I think I have a fairly reasonable sense of humor, and my husband too. We laugh at jokes that are funny, stories that are pithy and irreverent, anecdotes that are relatable. This is why I’m surprised that the product of our union, our 3 beautiful boys, have a sense of humor that can best be described as slapstick and mostly involves the bathroom. I’ve compiled a list of the top 5 things that my kids think are absolutely hysterical that I simply don’t get.
1) The human digestive system. My twins’ fascination with this started around age 2, when they really got into potty training. The folks at Children’s Television Workship did us no favors by having a segment in Elmo’s Potty Time in which kids yell out their nicknames for digestive waste. This put my twins into hysterics. It was like Christmas come early. “Again! Again! Again!” they would squeal and then walk around the house later that day shouting “BM!” “Stool!” “Dung!” at top volume. “Why is this necessary?” my husband asked me. “It’s helping them get potty trained,” I gently explained. To be honest, I’m not really sure whether the video helped or not. What I do know is that, years later, my kids still find the digestive system and all associated gases, bodily fluids and sounds HILARIOUS.
2) The word “booty”. Why is this funny? When Meghan Trainor’s All About That Bass started airing on the radio, my kids would cheer and whoop-whoop. “It’s about a woman’s self-acceptance and learning to love her body,” I’d explain, while they completely ignored me and chanted, “Booty booty! Booty booty!” (And yes while it may seem like poor parenting to allow them to listen to the radio on occasion, please refer to point 3 below.)
3) Silly children’s songs that anthropomorphize animals. My kids find many of these songs hilarious, particularly one in which a monkey is acting like a human and doing crazy things. To be honest, I didn’t mind so much the first time I heard the song. But the 347th time around, I knew exactly how it was going to go. I knew exactly what the monkey was going to do. And so did they!! “Why is this song still funny?” I asked my kids, and they responded that animals acting like people can be uproariously funny, especially against the backdrop of a 6-chord melody that repeated itself over and over.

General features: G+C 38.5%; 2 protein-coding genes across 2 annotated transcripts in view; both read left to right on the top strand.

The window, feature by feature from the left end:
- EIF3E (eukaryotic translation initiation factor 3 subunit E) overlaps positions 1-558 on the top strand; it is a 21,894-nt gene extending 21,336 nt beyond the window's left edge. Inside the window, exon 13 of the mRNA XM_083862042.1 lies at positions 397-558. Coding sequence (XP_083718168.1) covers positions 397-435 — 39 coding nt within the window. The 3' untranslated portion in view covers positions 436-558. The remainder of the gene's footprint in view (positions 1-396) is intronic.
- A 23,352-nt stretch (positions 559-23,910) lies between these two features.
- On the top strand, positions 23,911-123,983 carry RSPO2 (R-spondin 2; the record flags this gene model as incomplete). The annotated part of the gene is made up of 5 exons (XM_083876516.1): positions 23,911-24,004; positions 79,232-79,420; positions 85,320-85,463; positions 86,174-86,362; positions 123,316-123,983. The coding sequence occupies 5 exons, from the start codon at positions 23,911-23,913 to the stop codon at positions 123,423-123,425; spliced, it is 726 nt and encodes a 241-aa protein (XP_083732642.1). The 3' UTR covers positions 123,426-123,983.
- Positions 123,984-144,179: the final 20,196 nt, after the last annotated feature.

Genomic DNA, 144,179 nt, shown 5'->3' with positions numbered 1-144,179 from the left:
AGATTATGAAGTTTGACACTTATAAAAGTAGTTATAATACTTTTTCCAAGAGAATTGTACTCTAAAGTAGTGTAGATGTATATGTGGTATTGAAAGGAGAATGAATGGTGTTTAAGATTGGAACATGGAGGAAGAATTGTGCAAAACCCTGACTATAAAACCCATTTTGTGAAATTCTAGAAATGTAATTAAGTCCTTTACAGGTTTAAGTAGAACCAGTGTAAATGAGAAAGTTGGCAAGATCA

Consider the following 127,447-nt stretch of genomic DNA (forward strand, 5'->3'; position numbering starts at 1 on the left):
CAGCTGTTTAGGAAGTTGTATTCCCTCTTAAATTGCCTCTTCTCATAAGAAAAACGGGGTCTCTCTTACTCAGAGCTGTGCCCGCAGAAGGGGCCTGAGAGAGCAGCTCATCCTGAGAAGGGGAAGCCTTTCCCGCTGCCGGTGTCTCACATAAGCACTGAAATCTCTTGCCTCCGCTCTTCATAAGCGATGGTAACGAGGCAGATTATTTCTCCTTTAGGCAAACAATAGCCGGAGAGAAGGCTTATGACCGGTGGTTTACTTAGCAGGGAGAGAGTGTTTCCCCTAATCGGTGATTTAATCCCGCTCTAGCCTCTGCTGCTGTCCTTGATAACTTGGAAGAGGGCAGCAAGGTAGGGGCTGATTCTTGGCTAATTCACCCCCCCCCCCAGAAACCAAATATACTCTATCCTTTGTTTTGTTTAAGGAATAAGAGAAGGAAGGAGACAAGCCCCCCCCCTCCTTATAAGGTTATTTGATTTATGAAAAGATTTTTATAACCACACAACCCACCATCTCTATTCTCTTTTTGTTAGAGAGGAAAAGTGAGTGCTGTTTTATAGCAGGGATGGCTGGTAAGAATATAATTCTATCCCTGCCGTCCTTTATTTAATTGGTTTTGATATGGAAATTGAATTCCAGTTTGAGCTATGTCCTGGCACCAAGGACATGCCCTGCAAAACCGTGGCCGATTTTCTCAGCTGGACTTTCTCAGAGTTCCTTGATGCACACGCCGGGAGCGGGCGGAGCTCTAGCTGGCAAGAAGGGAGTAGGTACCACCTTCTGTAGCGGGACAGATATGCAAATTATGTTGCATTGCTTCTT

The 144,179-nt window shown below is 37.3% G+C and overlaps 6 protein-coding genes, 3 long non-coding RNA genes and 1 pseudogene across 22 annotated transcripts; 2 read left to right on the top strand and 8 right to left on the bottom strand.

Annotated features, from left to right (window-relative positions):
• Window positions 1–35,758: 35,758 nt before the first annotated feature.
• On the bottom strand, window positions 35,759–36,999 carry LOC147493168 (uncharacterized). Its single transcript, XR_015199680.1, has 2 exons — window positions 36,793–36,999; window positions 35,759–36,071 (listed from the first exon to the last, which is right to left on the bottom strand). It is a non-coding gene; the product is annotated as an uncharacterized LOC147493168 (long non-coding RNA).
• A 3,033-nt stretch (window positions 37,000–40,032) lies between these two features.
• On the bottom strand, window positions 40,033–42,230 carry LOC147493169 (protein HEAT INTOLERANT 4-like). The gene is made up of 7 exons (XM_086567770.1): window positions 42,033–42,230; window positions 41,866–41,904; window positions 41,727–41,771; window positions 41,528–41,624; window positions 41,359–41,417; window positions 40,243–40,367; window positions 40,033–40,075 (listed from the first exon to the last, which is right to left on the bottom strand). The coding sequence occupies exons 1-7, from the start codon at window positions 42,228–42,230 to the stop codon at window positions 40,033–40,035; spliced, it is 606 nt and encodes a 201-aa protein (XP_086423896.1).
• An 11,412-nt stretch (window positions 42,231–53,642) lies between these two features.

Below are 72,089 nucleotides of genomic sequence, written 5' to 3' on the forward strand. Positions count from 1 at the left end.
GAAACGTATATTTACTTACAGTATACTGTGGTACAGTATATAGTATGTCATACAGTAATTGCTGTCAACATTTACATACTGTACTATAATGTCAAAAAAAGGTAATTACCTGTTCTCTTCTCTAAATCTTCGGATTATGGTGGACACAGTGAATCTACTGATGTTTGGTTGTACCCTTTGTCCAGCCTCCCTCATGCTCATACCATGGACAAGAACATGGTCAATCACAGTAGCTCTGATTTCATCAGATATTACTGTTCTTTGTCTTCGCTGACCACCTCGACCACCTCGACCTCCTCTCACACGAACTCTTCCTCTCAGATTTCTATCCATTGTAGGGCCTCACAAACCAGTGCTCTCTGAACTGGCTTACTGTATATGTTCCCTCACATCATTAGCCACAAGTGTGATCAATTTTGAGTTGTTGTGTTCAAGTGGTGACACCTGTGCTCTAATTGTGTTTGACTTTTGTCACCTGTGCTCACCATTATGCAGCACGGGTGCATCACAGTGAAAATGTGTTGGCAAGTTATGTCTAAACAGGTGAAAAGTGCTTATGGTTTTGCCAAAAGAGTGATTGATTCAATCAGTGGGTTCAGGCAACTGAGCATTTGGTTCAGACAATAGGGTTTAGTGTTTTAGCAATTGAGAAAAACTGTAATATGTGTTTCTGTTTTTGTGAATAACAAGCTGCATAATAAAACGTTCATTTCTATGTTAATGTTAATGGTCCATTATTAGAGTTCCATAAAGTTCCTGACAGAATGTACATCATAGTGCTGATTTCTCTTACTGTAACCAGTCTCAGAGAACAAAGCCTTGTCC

I tried to deal with this by reading them Animal Farm by George Orwell. I didn’t exactly expect my 7-year olds to draw parallels with the Russian Revolution, but I figured they might find it clever since the farm animals acted like humans. Instead, my kids’ eyes turned glassy, their bodies went stiff and they fell asleep.
4) Really terrible knock-knock jokes. Knock-knock. Who’s there? Kimona. Kimona who? Kimona my house. Are you laughing right now or do you want to break the screen? “That was funny?” I asked my kids, who were holding onto their sides, trembling and asking me for another one. Okay. Knock-knock. Who’s there? Needle. Needle who? Needle little lunch. I could go on and on, thanks to a comprehensive Knock-Knock Jokes anthology that some sadist bought my kids for their birthday. This is a book that my kids love to read again and again, that puts them into hysterics, that somehow finds its way out of our recycle bin every time it accidentally winds up there. “Mom, look what almost got thrown out,” one twin will say to me as he fishes the book out of the receptacle. “Oooh, good thing you rescued it,” I respond, while cursing under my breath. “Now read me the one about the orange.”
5) Children’s books where the protagonist misbehaves and breaks his furniture. There are more of these than you might think, as I discovered recently. Just this week, we read two in which the main character broke his bed – one from excessive jumping and one from inviting all of the animals in the house to sleep with him. My kids found both of these books, side-splittingly, knee-slapping funny – particularly one scene when the bed goes through the floor. “You think this is funny?” I say to them. “Beds are expensive! Floors are expensive! More money than you’ve got in your allowance for the rest of your lives!” But they don’t want to hear about the consequences. They just want a simple tale in which the hero is allowed to misbehave, make a terrible mess, break his house and not have anything bad come of it. And while I can see that this type of escapist literature is appealing to them, I’m too concerned with insurance estimates, the cost of laminate flooring, and visits to crowded IKEA to get the humor.
Our 3 kids are elementary and pre-school age – still plenty of room to grow and to have their sense of humors evolve. I’m sure there’s a day in the future when I’ll tell a joke and one of my kids will shake his head, accuse me of being juvenile and my humor derivative. In the meantime, I’ll continue to ask them why they’re laughing at things I don’t get…and maybe come a little bit closer to solving the mystery.